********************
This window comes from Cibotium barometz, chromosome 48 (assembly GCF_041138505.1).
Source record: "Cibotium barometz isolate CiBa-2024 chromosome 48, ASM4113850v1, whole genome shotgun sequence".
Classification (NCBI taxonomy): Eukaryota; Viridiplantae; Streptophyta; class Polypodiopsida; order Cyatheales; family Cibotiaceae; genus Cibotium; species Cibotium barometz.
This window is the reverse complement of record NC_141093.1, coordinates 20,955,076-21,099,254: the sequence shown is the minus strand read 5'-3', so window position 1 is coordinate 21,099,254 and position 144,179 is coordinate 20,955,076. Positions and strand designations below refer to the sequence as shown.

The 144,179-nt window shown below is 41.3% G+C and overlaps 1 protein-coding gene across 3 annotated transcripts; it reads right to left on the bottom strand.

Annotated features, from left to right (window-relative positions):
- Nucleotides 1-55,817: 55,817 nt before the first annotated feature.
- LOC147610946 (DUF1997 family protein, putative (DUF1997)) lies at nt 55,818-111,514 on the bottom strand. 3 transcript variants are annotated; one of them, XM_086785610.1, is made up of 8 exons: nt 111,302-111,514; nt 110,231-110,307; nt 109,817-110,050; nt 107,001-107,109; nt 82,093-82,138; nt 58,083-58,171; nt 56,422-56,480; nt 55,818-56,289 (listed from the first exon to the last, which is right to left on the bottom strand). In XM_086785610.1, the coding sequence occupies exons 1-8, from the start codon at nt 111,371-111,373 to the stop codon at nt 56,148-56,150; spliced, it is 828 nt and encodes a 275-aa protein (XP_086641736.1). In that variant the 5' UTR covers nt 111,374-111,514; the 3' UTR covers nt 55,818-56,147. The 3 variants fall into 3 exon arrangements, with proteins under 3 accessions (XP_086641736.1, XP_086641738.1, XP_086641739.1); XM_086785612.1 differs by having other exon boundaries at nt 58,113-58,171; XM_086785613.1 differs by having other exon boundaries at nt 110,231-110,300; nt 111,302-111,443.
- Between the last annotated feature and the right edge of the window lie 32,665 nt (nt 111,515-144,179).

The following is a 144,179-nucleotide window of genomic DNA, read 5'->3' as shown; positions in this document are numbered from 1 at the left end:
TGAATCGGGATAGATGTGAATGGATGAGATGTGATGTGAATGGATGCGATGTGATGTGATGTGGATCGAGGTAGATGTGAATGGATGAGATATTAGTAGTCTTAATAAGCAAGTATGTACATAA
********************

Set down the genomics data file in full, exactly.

This window comes from Cibotium barometz, chromosome 48 (assembly GCF_041138505.1).
Source record: "Cibotium barometz isolate CiBa-2024 chromosome 48, ASM4113850v1, whole genome shotgun sequence".
Classification (NCBI taxonomy): Eukaryota; Viridiplantae; Streptophyta; class Polypodiopsida; order Cyatheales; family Cibotiaceae; genus Cibotium; species Cibotium barometz.
This window is the reverse complement of record NC_141093.1, coordinates 20,955,076-21,099,254: the sequence shown is the minus strand read 5'-3', so window position 1 is coordinate 21,099,254 and position 144,179 is coordinate 20,955,076. Positions and strand designations below refer to the sequence as shown.

The 144,179-nt window shown below is 41.3% G+C and overlaps 1 protein-coding gene across 3 annotated transcripts; it reads right to left on the bottom strand.

Annotated features, from left to right (window-relative positions):
- Nucleotides 1-55,817: 55,817 nt before the first annotated feature.
- LOC147610946 (DUF1997 family protein, putative (DUF1997)) lies at nt 55,818-111,514 on the bottom strand. 3 transcript variants are annotated; one of them, XM_086785610.1, is made up of 8 exons: nt 111,302-111,514; nt 110,231-110,307; nt 109,817-110,050; nt 107,001-107,109; nt 82,093-82,138; nt 58,083-58,171; nt 56,422-56,480; nt 55,818-56,289 (listed from the first exon to the last, which is right to left on the bottom strand). In XM_086785610.1, the coding sequence occupies exons 1-8, from the start codon at nt 111,371-111,373 to the stop codon at nt 56,148-56,150; spliced, it is 828 nt and encodes a 275-aa protein (XP_086641736.1). In that variant the 5' UTR covers nt 111,374-111,514; the 3' UTR covers nt 55,818-56,147. The 3 variants fall into 3 exon arrangements, with proteins under 3 accessions (XP_086641736.1, XP_086641738.1, XP_086641739.1); XM_086785612.1 differs by having other exon boundaries at nt 58,113-58,171; XM_086785613.1 differs by having other exon boundaries at nt 110,231-110,300; nt 111,302-111,443.
- Between the last annotated feature and the right edge of the window lie 32,665 nt (nt 111,515-144,179).

The following is a 144,179-nucleotide window of genomic DNA, read 5'->3' as shown; positions in this document are numbered from 1 at the left end:
TGAATCGGGATAGATGTGAATGGATGAGATGTGATGTGAATGGATGCGATGTGATGTGATGTGGATCGAGGTAGATGTGAATGGATGAGATATTAGTAGTCTTAATAAGCAAGTATGTACATAA